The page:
If you’re looking for something fast and familiar Streat Burger might be a good bet. We think of it as Chile’s version of Shake Shack. For something else that vaguely resembles a North American mainstay but is very Chilean, try the completo at Domino. It’s a hot dog topped with ketchup, mayonnaise and avocado.
Should you happen to be in town with children, a good family-friendly choice is Pizzeria Tiramisu. Our kids love the pizza (although they insist that the pepperoni is not pepperoni – it’s salami) and swear by the frambuesa, a natural raspberry juice drink similar to a smoothie.
Of course, most people will require coffee at some point during their visit so we feel the need to make a point here. We’ve noticed that North Americans often expect that coffee everywhere in South America will be excellent because Colombia is situated “nearby.” Actually, this is not the case. Until very recently even Chile’s most sophisticated restaurants regularly served Nescafé – menu listings actually read “Nescafé” instead of “coffee” – and just about everyone drank the powdered stuff. Fortunately, in recent years the coffee craze has taken off so you can now find a good cup with less effort. We suggest Cafetín for its laid-back atmosphere and creative breakfast eats like artisan yogurt and fresh granola served in a mason jar.
You may or may not spend time in Providencia during your visit to Santiago, but you can’t miss the massive feature that marks its border: the Costanera Center, the tallest building in Latin America. Completed in 2013, this architecturally striking landmark literally shoots sunlight in all different directions serving as a beautiful beacon of sorts. Nearby, 99 Restaurante is one of our current preferred hot spots. With its minimalist design and beautifully plated entrees, the market-concept restaurant features whatever is fresh and available that day at La Vega, Santiago’s main food market.
One of our all-time favorites is Aquí Está Coco. The eco-friendly restaurant serves tasty fresh Chilean seafood and amazing pisco sours. Some of its unique design qualities include a ceiling made from the hull of an old boat and a bathroom sink cut from a wood that operates with a foot pedal. Another popular choice is Astrid y Gastón, from the celebrity Peruvian chef Gastón Acurio, who founded La Mar Cevicheria in San Francisco, Santiago, and a number of other restaurants throughout South America.
For more casual fare with a bit of flair, La Burguesia is in a league of its own. Imagine juicy burgers topped with fresh grilled avocado and zapallo, a Chilean squash, and you get the idea. Another option is Fuente Alemana, a hopping sandwich shop that sells German beer and acts as a reminder of Chile’s history. You can try a completo, here, too. Another popular classic café is Bar Liguria, where you can sit on the sidewalk and watch the world go by.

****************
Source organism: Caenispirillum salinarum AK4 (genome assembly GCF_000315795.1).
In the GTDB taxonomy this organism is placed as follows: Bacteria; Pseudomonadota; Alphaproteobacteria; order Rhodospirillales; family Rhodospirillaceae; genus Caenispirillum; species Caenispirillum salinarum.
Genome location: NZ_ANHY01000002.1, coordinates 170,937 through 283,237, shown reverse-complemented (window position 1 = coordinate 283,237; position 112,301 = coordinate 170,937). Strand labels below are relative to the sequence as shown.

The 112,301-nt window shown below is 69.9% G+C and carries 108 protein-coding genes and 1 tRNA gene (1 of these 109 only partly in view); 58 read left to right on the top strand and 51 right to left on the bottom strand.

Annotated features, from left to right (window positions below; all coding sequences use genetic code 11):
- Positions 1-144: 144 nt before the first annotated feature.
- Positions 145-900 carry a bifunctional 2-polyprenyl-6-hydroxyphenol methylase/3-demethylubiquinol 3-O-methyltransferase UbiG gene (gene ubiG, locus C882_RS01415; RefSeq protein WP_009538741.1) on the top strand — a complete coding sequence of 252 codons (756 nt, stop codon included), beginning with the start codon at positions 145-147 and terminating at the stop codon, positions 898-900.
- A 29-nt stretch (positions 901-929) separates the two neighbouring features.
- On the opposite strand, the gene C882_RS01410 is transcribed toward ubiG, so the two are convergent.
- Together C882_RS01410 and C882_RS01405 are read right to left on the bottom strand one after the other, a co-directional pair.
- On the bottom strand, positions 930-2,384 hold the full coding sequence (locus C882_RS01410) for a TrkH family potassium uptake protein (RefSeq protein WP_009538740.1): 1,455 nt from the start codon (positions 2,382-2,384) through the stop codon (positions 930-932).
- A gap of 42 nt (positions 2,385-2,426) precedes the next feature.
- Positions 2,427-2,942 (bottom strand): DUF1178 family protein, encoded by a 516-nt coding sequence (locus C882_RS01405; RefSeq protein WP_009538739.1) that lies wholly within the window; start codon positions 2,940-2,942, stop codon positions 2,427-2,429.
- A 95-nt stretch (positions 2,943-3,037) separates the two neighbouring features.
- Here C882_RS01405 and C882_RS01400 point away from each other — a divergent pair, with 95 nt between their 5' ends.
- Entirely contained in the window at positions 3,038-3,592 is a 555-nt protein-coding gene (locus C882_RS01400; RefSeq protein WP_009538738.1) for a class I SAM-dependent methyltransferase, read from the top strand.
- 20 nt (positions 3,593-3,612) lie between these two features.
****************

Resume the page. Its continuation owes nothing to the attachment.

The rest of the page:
If you’re looking for pastries or coffee, Faustina has a wonderful relaxed atmosphere. For ice cream try Sebastian; we like manjar chips, which tastes like a combination of dulce de leche and caramel with chocolate chips.
One of our most beloved stops is Dulcería La Violeta, a gem of a bakery staffed by little old ladies wearing old-fashioned white dresses and hats. Housed in a historic building tucked between modern ones, a step through the front door feels like a leap back in time. We love the tortas de mil hojas, a multi-layered cake that literally translates to “1000 layers” made with manjar.
Most visitors to Santiago will end up in Barrio Bellavista at some point because it is home to poet Pablo Neruda’s famous La Chascona house. The trendy area has a bohemian vibe, lots of art galleries and clubs, and is continually sprouting hip new restaurants. It’s a great place for people-watching but we find it sometimes to be a bit gritty and more appealing to youngsters due to the nightlife scene.
Our top restaurant choice for adventurous eaters since 2013 is Peumayen. According to the New York Times which reviewed it, the name means “dream place” in Mapudungun, the language spoken by native Mapuche people. The menu features creative and unique ingredients (think braised oxtail or horse meat) from Chile’s many different regions and most options are prepared using the time-honored traditions of the Chile’s native ancestors.
Located in the heart of Santiago, this historic barrio includes the Museo de Bellas Artes and the Museo de Artes Visuales (MAVI), among others. With its cobblestone streets, architecture that looks more French than Latin American, busy cafés with outdoor seating, quaint shops, and strolling buskers and musicians, this artsy area has recently experienced a revival of sorts. For dinner, we recommend the wine bar Bocanariz, which literally translates to “mouth-nose” and is known for its small plates and wine pairings with an extensive list of lesser-known hard-to-find wines. We like that the always-busy spot is family-friendly; we once took our kids and the waiter brought milk for our four-year-old without us even asking for it.